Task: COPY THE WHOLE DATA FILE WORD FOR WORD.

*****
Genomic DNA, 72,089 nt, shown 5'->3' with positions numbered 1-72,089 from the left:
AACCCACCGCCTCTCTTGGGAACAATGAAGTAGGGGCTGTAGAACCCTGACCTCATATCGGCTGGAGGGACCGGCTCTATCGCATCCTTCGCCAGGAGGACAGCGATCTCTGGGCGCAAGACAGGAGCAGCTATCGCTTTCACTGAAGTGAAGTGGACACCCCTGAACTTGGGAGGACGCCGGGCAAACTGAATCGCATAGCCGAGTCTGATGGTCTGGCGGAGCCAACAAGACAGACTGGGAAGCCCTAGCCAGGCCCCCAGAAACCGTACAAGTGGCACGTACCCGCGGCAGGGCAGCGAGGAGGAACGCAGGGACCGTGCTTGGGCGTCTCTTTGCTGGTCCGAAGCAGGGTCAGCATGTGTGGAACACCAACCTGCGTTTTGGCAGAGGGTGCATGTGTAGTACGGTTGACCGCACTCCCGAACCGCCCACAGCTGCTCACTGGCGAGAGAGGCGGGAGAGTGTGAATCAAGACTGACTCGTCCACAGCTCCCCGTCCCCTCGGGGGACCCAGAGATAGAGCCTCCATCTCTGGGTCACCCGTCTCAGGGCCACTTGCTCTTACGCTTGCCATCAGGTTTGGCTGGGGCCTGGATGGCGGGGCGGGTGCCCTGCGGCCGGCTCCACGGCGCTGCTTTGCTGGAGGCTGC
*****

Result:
Genomic DNA, 72,089 nt, shown 5'->3' with positions numbered 1-72,089 from the left:
AACCCACCGCCTCTCTTGGGAACAATGAAGTAGGGGCTGTAGAACCCTGACCTCATATCGGCTGGAGGGACCGGCTCTATCGCATCCTTCGCCAGGAGGACAGCGATCTCTGGGCGCAAGACAGGAGCAGCTATCGCTTTCACTGAAGTGAAGTGGACACCCCTGAACTTGGGAGGACGCCGGGCAAACTGAATCGCATAGCCGAGTCTGATGGTCTGGCGGAGCCAACAAGACAGACTGGGAAGCCCTAGCCAGGCCCCCAGAAACCGTACAAGTGGCACGTACCCGCGGCAGGGCAGCGAGGAGGAACGCAGGGACCGTGCTTGGGCGTCTCTTTGCTGGTCCGAAGCAGGGTCAGCATGTGTGGAACACCAACCTGCGTTTTGGCAGAGGGTGCATGTGTAGTACGGTTGACCGCACTCCCGAACCGCCCACAGCTGCTCACTGGCGAGAGAGGCGGGAGAGTGTGAATCAAGACTGACTCGTCCACAGCTCCCCGTCCCCTCGGGGGACCCAGAGATAGAGCCTCCATCTCTGGGTCACCCGTCTCAGGGCCACTTGCTCTTACGCTTGCCATCAGGTTTGGCTGGGGCCTGGATGGCGGGGCGGGTGCCCTGCGGCCGGCTCCACGGCGCTGCTTTGCTGGAGGCTGC